Alshammari AH, Shalaby MA, Alanazi MS, Saeed HM. Novel mutations of the PARP-1 gene associated with colorectal cancer in the Saudi population. Asian Pac J Cancer Prev. 2014;15(8):3667–73.CrossRefPubMedGoogle Scholar
  98. 98.
    Aljarbou F, Almousa N, Bazzi M, Aldaihan S, Alanazi M, Alharbi O, et al. The expression of telomere-related proteins and DNA damage response and their association with telomere length in colorectal cancer in Saudi patients. PLoS One. 2018;13(6):e0197154.CrossRefPubMedPubMedCentralGoogle Scholar
  99. 99.
    Di Leo A, et al. HER2 and TOP2A as predictive markers for anthracycline-containing chemotherapy regimens as adjuvant treatment of breast cancer: a meta-analysis of individual patient data. The lancet oncology. 2011;12(12):1134–42.CrossRefPubMedGoogle Scholar
  100. 100.
    Al Obeed OA, et al., IL-17 and colorectal cancer risk in the Middle East: gene polymorphisms and expression. Cancer Manag Res, 2018. 10: p. 2653.Google Scholar
  101. 101.
    Gonbad RA, et al. Influence of cytokinins in combination with GA(3) on shoot multiplication and elongation of tea clone Iran 100 (Camellia sinensis (L.) O. Kuntze). ScientificWorldJournal. 2014;2014:943054.CrossRefPubMedPubMedCentralGoogle Scholar
  102. 102.
    Goerlitz D, et al. Genetic polymorphisms in NQO1 and SOD2: interactions with smoking, schistosoma infection, and bladder cancer risk in Egypt. Urol Oncol. 2014;32(1):47 e15–20.CrossRefGoogle Scholar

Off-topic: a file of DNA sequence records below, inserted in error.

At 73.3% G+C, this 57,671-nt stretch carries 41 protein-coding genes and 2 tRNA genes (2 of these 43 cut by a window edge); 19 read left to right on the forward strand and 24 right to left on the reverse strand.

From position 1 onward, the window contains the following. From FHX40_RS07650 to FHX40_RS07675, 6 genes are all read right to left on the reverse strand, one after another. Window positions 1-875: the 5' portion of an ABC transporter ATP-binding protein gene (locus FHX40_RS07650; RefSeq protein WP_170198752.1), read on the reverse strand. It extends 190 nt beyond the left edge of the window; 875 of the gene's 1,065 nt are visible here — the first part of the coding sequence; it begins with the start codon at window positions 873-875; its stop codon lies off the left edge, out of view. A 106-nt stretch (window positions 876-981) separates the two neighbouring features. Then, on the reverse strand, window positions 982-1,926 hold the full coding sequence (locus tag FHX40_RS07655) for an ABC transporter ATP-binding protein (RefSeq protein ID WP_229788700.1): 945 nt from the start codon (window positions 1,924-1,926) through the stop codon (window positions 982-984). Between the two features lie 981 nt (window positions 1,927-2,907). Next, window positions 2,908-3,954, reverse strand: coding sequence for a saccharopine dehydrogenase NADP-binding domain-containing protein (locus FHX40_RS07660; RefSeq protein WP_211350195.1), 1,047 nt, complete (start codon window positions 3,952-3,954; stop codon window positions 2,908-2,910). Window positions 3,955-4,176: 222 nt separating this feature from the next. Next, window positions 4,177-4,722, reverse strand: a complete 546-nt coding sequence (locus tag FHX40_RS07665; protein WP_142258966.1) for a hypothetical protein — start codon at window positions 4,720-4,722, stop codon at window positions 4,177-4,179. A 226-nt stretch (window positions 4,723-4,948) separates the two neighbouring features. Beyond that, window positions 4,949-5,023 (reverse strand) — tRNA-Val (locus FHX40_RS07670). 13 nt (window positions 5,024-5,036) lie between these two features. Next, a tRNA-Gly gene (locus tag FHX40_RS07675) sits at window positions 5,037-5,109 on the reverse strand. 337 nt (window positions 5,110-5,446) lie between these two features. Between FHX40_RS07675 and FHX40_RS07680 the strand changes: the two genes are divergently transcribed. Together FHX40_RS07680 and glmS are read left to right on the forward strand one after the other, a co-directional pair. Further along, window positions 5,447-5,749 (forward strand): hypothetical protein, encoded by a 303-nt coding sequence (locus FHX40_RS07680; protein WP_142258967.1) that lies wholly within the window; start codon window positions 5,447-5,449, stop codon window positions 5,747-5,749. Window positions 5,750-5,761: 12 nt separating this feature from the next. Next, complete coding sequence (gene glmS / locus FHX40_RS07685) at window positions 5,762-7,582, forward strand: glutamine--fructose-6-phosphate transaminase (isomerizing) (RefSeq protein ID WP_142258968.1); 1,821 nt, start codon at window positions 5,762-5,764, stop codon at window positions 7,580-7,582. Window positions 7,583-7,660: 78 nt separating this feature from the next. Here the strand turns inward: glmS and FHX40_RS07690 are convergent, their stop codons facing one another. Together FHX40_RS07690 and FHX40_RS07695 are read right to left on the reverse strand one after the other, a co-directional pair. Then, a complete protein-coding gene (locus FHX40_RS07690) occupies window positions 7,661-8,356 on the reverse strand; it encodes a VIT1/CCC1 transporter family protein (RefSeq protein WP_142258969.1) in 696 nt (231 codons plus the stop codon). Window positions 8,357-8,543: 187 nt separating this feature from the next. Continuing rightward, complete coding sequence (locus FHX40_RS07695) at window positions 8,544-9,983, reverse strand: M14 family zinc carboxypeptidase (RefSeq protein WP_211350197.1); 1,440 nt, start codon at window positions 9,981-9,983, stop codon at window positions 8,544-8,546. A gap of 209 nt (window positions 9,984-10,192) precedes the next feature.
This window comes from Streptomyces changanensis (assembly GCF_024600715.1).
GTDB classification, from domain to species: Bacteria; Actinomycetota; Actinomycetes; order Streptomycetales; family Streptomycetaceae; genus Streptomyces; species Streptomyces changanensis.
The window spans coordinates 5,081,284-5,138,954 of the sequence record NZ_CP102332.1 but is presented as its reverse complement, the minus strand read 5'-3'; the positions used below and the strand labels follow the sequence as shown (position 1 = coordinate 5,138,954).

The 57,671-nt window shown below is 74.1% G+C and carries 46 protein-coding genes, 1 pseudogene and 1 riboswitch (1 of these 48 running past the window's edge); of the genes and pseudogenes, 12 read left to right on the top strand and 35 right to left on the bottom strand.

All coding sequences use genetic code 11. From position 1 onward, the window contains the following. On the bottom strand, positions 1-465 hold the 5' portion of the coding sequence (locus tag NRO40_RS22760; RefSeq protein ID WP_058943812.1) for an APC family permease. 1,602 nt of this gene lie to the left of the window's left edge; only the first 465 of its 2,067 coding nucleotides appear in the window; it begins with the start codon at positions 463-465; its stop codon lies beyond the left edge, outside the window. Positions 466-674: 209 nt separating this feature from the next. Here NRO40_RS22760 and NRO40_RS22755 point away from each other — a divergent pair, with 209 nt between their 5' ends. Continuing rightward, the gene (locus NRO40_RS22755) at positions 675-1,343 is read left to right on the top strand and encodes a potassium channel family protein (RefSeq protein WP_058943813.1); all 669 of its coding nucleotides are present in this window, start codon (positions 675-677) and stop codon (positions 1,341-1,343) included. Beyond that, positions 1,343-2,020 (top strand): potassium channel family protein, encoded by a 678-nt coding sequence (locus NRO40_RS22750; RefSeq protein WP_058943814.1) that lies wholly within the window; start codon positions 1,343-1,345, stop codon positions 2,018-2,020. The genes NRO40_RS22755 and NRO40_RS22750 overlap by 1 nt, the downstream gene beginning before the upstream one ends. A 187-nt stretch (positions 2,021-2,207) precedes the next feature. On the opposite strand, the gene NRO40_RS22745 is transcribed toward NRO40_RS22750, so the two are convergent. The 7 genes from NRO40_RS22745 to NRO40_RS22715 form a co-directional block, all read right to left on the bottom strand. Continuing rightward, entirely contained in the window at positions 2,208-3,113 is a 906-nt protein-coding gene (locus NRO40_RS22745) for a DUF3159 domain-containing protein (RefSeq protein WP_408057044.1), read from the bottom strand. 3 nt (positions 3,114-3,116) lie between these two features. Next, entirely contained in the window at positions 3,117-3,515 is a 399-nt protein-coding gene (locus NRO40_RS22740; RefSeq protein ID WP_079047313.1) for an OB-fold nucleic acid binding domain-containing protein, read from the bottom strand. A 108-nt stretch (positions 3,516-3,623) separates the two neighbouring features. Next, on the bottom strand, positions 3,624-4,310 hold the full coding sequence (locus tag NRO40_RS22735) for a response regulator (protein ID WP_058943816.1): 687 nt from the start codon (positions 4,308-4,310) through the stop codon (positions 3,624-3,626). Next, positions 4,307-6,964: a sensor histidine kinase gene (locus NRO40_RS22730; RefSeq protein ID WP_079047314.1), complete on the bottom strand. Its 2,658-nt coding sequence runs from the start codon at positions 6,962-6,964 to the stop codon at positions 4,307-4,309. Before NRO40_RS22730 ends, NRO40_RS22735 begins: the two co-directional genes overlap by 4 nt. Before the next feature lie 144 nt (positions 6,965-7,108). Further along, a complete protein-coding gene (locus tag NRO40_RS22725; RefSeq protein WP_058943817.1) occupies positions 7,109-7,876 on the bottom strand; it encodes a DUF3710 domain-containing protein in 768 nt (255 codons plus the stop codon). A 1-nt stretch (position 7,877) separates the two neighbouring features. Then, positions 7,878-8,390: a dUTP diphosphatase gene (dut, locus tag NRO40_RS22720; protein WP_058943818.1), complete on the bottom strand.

103. 103.
    Eldai H, Periyasamy S, al Qarni S, al Rodayyan M, Muhammed Mustafa S, Deeb A, et al. Novel genes associated with colorectal cancer are revealed by high resolution cytogenetic analysis in a patient specific manner. PLoS One. 2013;8(10):e76251.CrossRefPubMedPubMedCentralGoogle Scholar
  104. 104.
    Naser WM, Shawarby MA, al-Tamimi DM, Seth A, al-Quorain A, Nemer AMA, et al. Novel KRAS gene mutations in sporadic colorectal cancer. PLoS One. 2014;9(11):e113350.CrossRefPubMedPubMedCentralGoogle Scholar
  105. 105.
    Dadduzio V, Basso M, Rossi S, Cenci T, Capodimonti S, Strippoli A, et al. KRAS exon 2 mutations as prognostic indicators in advanced colorectal cancer in clinical practice: a mono-institutional study. Molecular diagnosis & therapy. 2016;20(1):65–74.CrossRefGoogle Scholar
  106. 106.
    Laé M, Gardrat S, Rondeau S, Richardot C, Caly M, Chemlali W, et al. MED12 mutations in breast phyllodes tumors: evidence of temporal tumoral heterogeneity and identification of associated critical signaling pathways. Oncotarget. 2016;7(51):84428–38.CrossRefPubMedPubMedCentralGoogle Scholar
  107. 107.
    Arriola E, Marchio C, Tan DSP, Drury SC, Lambros MB, Natrajan R, et al. Genomic analysis of the HER2/TOP2A amplicon in breast cancer and breast cancer cell lines. Lab Investig. 2008;88(5):491–503.CrossRefPubMedGoogle Scholar
  108. 108.
    Al-Sheikh YA, et al. Expression profiling of selected microRNA signatures in plasma and tissues of Saudi colorectal cancer patients by qPCR. Oncol Lett. 2016;11(2):1406–12.CrossRefPubMedGoogle Scholar
  109. 109.
    Tong Z, Yang XO, Yan H, Liu W, Niu X, Shi Y, et al. A protective role by interleukin-17F in colon tumorigenesis. PLoS One. 2012;7(4):e34959.CrossRefPubMedPubMedCentralGoogle Scholar
  110. 110.
    Omrane I, Marrakchi R, Baroudi O, Mezlini A, Ayari H, Medimegh I, et al. Significant association between interleukin-17A polymorphism and colorectal cancer. Tumor Biol. 2014;35(7):6627–32.CrossRefGoogle Scholar